Bantam, $6.99, ISBN 0-7434-1278-8
Paranormal Romantic Suspense, 2001
I am scared. I made a big mistake of reading Touching Evil at one in the morning. Not even hugging my giant Balbasaur plushie and sleeping only at seven in the morning could keep the willies away. Kay Hooper’s latest paranormal serial-killer-get-him-GET-HIM! story doesn’t cover any new grounds, but it pushes all my psychological fear buttons.
How does it do that? The usual serial-killer-on-the-loose staple: victimization and violence on women. But this time around, the feelings of exploitation and sadism are compounded by the truly evil acts of the serial killer. Highlights include mutilation of the victims’ eyes and a really gruesome act of violence on a pregnant woman.
The heroine, Maggie Benson, is a… hmm, what is her job title anyway? She is psychic, ie she can experience the traumas of the people she is talking to. Hence in this alternate universe where the US Police Department and the FBI believe in the paranormal, Maggie is often called in to interrogate witnesses. When a woman survives a harrowing attack from a serial killer, Maggie is called in.
Also in the case is rich businessman John Garrett who uses his money and influence to bulldoze his way into the case. His sister also survived the serial killer only to kill herself in the traumatic aftermaths, and John is determined to see the killer brought behind bars. But he is skeptical about all this psychic see-your-mind stuff of Maggie’s. Meanwhile, the serial killer strikes again. And again. And again.
Touching Evil is actually standard stuff – the killer is again the usual “normal, everyday-looking guy”, our heroine will be traumatized all the time by her visions and sights, and… oh, the usual. Anyone familiar with the serial killer urban legends and movies and stuff will know what to expect here. At first I’m not too fond of John – what is he doing here? But it soon becomes clear that he is intended to be the placeholder for the reader. When Maggie explains things to him, she’s also explaining things to me.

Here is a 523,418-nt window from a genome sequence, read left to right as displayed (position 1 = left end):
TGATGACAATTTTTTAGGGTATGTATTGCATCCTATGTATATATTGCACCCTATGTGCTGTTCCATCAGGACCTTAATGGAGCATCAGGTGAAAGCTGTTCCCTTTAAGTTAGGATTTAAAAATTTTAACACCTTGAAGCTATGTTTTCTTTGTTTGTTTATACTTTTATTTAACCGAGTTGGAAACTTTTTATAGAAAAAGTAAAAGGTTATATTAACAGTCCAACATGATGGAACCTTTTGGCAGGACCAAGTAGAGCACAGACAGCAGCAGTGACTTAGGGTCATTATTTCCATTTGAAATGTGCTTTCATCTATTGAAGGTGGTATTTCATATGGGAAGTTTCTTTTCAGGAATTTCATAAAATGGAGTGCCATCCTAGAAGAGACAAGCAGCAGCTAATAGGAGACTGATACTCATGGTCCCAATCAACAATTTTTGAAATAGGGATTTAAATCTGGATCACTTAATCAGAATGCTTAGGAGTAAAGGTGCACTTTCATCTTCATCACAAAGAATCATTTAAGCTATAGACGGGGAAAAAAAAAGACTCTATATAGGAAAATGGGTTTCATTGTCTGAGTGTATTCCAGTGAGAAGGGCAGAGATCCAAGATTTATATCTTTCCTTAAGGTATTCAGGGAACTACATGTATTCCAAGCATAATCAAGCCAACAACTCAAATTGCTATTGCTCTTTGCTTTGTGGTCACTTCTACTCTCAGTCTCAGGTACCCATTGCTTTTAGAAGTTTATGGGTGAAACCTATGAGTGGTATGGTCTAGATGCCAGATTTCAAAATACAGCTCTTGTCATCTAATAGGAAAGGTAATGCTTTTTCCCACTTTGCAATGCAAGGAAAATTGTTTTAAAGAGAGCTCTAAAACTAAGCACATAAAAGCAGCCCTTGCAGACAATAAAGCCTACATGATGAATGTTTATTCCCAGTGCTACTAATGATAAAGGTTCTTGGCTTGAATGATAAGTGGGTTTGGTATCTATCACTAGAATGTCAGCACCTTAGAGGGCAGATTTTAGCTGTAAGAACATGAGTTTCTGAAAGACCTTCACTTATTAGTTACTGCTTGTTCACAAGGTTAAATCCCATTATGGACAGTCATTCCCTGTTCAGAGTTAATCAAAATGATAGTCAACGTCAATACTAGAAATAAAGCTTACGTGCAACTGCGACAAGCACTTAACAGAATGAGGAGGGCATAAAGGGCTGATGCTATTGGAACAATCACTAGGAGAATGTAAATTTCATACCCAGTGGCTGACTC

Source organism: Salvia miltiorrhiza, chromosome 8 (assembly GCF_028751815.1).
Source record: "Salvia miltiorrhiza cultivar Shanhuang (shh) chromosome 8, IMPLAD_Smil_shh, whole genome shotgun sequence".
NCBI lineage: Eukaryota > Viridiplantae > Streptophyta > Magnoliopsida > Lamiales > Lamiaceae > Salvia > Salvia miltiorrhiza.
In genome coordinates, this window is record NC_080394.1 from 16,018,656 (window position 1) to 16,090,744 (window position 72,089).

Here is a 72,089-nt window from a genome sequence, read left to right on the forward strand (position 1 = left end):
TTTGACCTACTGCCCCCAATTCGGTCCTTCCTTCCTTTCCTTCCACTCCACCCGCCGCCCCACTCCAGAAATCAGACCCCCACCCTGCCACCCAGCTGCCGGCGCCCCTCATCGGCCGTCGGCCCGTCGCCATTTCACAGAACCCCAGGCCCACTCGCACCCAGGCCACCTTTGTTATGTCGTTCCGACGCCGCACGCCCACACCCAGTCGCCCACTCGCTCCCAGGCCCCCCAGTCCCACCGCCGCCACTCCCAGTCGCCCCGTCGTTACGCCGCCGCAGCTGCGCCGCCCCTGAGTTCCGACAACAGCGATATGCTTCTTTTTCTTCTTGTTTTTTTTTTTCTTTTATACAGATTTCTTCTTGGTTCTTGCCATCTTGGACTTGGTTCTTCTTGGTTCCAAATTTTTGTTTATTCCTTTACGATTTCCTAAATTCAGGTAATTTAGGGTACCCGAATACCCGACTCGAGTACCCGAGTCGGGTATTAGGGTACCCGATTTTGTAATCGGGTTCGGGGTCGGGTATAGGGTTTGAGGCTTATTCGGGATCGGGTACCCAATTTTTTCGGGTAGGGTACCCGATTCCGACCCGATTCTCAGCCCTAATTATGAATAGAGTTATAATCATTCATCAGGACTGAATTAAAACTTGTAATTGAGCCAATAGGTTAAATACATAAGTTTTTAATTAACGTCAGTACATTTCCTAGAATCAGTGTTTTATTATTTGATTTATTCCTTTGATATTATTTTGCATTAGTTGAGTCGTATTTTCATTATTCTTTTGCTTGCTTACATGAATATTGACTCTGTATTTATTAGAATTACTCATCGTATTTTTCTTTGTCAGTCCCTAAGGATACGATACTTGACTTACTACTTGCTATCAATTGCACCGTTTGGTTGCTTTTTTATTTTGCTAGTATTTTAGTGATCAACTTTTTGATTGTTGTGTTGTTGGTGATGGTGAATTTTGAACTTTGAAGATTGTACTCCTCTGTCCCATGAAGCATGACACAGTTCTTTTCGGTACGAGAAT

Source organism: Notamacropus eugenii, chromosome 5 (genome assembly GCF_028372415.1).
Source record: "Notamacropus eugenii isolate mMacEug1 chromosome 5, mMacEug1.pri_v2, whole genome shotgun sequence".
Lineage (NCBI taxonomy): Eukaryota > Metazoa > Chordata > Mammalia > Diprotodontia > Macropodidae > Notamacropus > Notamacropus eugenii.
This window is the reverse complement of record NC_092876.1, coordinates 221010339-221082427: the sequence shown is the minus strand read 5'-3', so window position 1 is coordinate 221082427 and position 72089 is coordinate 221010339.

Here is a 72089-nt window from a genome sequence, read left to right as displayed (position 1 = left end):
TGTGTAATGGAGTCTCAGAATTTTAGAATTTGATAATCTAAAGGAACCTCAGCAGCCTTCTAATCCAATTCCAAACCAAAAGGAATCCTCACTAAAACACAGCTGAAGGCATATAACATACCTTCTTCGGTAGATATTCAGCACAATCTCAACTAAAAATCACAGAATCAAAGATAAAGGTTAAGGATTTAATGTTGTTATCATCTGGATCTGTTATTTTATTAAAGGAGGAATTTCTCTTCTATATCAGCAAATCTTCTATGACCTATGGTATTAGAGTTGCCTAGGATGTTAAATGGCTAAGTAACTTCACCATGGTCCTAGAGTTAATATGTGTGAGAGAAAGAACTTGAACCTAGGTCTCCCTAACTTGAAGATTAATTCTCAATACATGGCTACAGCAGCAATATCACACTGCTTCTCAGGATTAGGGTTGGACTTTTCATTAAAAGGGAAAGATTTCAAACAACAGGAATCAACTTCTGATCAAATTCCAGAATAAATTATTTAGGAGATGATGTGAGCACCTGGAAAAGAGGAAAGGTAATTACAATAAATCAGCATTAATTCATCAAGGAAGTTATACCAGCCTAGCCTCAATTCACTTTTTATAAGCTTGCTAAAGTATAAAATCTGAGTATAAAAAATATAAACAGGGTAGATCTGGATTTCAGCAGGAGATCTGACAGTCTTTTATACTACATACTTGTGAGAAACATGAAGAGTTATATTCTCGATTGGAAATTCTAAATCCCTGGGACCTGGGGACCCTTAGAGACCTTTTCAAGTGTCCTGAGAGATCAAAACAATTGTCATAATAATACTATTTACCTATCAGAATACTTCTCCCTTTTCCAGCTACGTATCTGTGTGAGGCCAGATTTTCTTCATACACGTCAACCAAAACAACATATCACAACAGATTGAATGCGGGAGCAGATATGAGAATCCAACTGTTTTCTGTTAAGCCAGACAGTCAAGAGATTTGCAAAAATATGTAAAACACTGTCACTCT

Oh, and the romance between her and John? Stingy is an understatement. Try miserly. But they do have sex, if that’s any consolation. But the main focus of Touching Evil is the police procedures and investigations, the concept of evil, and, of course, gratuitous violence and exploitative death scenes. But I find myself reading non-stop until the last page. Granted, it manipulates me by bringing up all the danger a woman faces in a violent society, but that’s what a good story is supposed to do, doesn’t it? And it’s good to be scared and wanting to kill the serial killer myself, because it’s been too long since a book engages me emotionally.
The suspense is airtight at the top parameter of the dial, driving me close to falling off the edge of my seat. Maggie and John and the rest of the cops are likable, hardworking, noble people, and that’s good, because it’s so easy for me to root for them. And when I find myself crept out for the next few days long after the last page of this book, I think I’ve found a good one. Touching Evil is indeed evil. Evil in that it grabs me into its twisted world and never lets go.